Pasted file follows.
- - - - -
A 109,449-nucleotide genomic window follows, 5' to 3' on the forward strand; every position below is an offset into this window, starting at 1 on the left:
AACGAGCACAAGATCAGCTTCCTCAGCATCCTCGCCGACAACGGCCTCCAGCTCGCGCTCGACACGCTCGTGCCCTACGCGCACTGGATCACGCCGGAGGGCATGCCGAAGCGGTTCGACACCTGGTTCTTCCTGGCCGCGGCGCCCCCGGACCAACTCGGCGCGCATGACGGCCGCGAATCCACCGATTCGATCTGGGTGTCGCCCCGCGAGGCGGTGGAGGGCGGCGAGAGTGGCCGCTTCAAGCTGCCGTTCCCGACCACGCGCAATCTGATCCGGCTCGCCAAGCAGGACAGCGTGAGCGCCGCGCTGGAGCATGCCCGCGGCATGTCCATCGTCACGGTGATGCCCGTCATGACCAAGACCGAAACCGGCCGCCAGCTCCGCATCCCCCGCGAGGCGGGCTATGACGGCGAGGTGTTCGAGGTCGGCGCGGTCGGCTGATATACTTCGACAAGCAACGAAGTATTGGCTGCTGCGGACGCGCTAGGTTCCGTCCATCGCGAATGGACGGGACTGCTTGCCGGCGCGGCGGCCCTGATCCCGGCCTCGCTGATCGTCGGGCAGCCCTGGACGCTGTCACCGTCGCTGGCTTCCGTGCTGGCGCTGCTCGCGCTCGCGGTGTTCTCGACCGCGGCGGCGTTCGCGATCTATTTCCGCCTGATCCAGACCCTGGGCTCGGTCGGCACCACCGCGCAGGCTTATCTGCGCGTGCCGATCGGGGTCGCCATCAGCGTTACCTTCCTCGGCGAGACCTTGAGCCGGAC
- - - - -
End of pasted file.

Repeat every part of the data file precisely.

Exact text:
A 109,449-nucleotide genomic window follows, 5' to 3' on the forward strand; every position below is an offset into this window, starting at 1 on the left:
AACGAGCACAAGATCAGCTTCCTCAGCATCCTCGCCGACAACGGCCTCCAGCTCGCGCTCGACACGCTCGTGCCCTACGCGCACTGGATCACGCCGGAGGGCATGCCGAAGCGGTTCGACACCTGGTTCTTCCTGGCCGCGGCGCCCCCGGACCAACTCGGCGCGCATGACGGCCGCGAATCCACCGATTCGATCTGGGTGTCGCCCCGCGAGGCGGTGGAGGGCGGCGAGAGTGGCCGCTTCAAGCTGCCGTTCCCGACCACGCGCAATCTGATCCGGCTCGCCAAGCAGGACAGCGTGAGCGCCGCGCTGGAGCATGCCCGCGGCATGTCCATCGTCACGGTGATGCCCGTCATGACCAAGACCGAAACCGGCCGCCAGCTCCGCATCCCCCGCGAGGCGGGCTATGACGGCGAGGTGTTCGAGGTCGGCGCGGTCGGCTGATATACTTCGACAAGCAACGAAGTATTGGCTGCTGCGGACGCGCTAGGTTCCGTCCATCGCGAATGGACGGGACTGCTTGCCGGCGCGGCGGCCCTGATCCCGGCCTCGCTGATCGTCGGGCAGCCCTGGACGCTGTCACCGTCGCTGGCTTCCGTGCTGGCGCTGCTCGCGCTCGCGGTGTTCTCGACCGCGGCGGCGTTCGCGATCTATTTCCGCCTGATCCAGACCCTGGGCTCGGTCGGCACCACCGCGCAGGCTTATCTGCGCGTGCCGATCGGGGTCGCCATCAGCGTTACCTTCCTCGGCGAGACCTTGAGCCGGAC